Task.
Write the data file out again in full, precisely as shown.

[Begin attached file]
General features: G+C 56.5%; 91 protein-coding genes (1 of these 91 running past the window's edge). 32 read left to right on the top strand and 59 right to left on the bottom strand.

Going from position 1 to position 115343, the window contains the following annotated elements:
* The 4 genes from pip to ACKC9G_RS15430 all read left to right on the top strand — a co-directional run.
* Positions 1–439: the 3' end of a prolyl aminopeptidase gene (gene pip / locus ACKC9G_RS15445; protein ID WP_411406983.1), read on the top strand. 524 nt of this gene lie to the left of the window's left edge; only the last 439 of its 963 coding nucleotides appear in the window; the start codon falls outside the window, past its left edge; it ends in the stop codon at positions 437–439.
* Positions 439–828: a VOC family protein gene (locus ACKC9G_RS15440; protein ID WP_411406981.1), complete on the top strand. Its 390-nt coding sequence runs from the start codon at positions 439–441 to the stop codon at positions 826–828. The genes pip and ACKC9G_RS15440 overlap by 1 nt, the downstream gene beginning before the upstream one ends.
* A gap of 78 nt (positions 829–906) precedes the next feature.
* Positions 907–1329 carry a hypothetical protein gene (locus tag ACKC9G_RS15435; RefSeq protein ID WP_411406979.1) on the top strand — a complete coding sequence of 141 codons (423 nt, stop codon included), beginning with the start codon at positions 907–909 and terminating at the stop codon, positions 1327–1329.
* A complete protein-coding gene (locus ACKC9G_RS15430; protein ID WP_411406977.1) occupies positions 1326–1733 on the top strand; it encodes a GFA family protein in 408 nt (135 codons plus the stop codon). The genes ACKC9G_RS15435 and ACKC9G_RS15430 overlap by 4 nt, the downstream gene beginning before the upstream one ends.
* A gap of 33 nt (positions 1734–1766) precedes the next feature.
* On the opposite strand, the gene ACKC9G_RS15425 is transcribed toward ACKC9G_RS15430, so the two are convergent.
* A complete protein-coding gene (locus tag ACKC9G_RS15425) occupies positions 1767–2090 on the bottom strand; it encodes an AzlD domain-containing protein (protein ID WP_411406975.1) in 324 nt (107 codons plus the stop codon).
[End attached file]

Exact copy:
General features: G+C 56.5%; 91 protein-coding genes (1 of these 91 running past the window's edge). 32 read left to right on the top strand and 59 right to left on the bottom strand.

Going from position 1 to position 115343, the window contains the following annotated elements:
* The 4 genes from pip to ACKC9G_RS15430 all read left to right on the top strand — a co-directional run.
* Positions 1–439: the 3' end of a prolyl aminopeptidase gene (gene pip / locus ACKC9G_RS15445; protein ID WP_411406983.1), read on the top strand. 524 nt of this gene lie to the left of the window's left edge; only the last 439 of its 963 coding nucleotides appear in the window; the start codon falls outside the window, past its left edge; it ends in the stop codon at positions 437–439.
* Positions 439–828: a VOC family protein gene (locus ACKC9G_RS15440; protein ID WP_411406981.1), complete on the top strand. Its 390-nt coding sequence runs from the start codon at positions 439–441 to the stop codon at positions 826–828. The genes pip and ACKC9G_RS15440 overlap by 1 nt, the downstream gene beginning before the upstream one ends.
* A gap of 78 nt (positions 829–906) precedes the next feature.
* Positions 907–1329 carry a hypothetical protein gene (locus tag ACKC9G_RS15435; RefSeq protein ID WP_411406979.1) on the top strand — a complete coding sequence of 141 codons (423 nt, stop codon included), beginning with the start codon at positions 907–909 and terminating at the stop codon, positions 1327–1329.
* A complete protein-coding gene (locus ACKC9G_RS15430; protein ID WP_411406977.1) occupies positions 1326–1733 on the top strand; it encodes a GFA family protein in 408 nt (135 codons plus the stop codon). The genes ACKC9G_RS15435 and ACKC9G_RS15430 overlap by 4 nt, the downstream gene beginning before the upstream one ends.
* A gap of 33 nt (positions 1734–1766) precedes the next feature.
* On the opposite strand, the gene ACKC9G_RS15425 is transcribed toward ACKC9G_RS15430, so the two are convergent.
* A complete protein-coding gene (locus tag ACKC9G_RS15425) occupies positions 1767–2090 on the bottom strand; it encodes an AzlD domain-containing protein (protein ID WP_411406975.1) in 324 nt (107 codons plus the stop codon).